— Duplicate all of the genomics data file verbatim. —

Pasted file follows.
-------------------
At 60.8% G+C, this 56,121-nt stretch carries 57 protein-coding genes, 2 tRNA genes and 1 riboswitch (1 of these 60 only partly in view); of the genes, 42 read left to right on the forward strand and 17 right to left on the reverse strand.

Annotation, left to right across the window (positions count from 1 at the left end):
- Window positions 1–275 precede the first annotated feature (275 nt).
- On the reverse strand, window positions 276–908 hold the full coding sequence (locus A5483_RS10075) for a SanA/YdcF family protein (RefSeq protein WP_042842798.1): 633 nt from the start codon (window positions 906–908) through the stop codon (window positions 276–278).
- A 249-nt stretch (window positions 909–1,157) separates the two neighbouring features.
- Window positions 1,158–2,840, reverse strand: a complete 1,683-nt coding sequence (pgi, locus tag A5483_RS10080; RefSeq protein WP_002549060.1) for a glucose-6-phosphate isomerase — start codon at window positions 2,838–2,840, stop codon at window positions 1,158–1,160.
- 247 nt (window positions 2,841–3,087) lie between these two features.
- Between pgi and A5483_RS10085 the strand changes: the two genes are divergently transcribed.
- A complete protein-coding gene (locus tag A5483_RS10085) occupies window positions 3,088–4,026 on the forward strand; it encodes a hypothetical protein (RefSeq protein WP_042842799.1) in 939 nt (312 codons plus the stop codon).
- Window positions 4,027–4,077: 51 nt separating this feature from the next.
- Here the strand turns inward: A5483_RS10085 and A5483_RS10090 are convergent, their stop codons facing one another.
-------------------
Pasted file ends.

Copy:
At 60.8% G+C, this 56,121-nt stretch carries 57 protein-coding genes, 2 tRNA genes and 1 riboswitch (1 of these 60 only partly in view); of the genes, 42 read left to right on the forward strand and 17 right to left on the reverse strand.

Annotation, left to right across the window (positions count from 1 at the left end):
- Window positions 1–275 precede the first annotated feature (275 nt).
- On the reverse strand, window positions 276–908 hold the full coding sequence (locus A5483_RS10075) for a SanA/YdcF family protein (RefSeq protein WP_042842798.1): 633 nt from the start codon (window positions 906–908) through the stop codon (window positions 276–278).
- A 249-nt stretch (window positions 909–1,157) separates the two neighbouring features.
- Window positions 1,158–2,840, reverse strand: a complete 1,683-nt coding sequence (pgi, locus tag A5483_RS10080; RefSeq protein WP_002549060.1) for a glucose-6-phosphate isomerase — start codon at window positions 2,838–2,840, stop codon at window positions 1,158–1,160.
- 247 nt (window positions 2,841–3,087) lie between these two features.
- Between pgi and A5483_RS10085 the strand changes: the two genes are divergently transcribed.
- A complete protein-coding gene (locus tag A5483_RS10085) occupies window positions 3,088–4,026 on the forward strand; it encodes a hypothetical protein (RefSeq protein WP_042842799.1) in 939 nt (312 codons plus the stop codon).
- Window positions 4,027–4,077: 51 nt separating this feature from the next.
- Here the strand turns inward: A5483_RS10085 and A5483_RS10090 are convergent, their stop codons facing one another.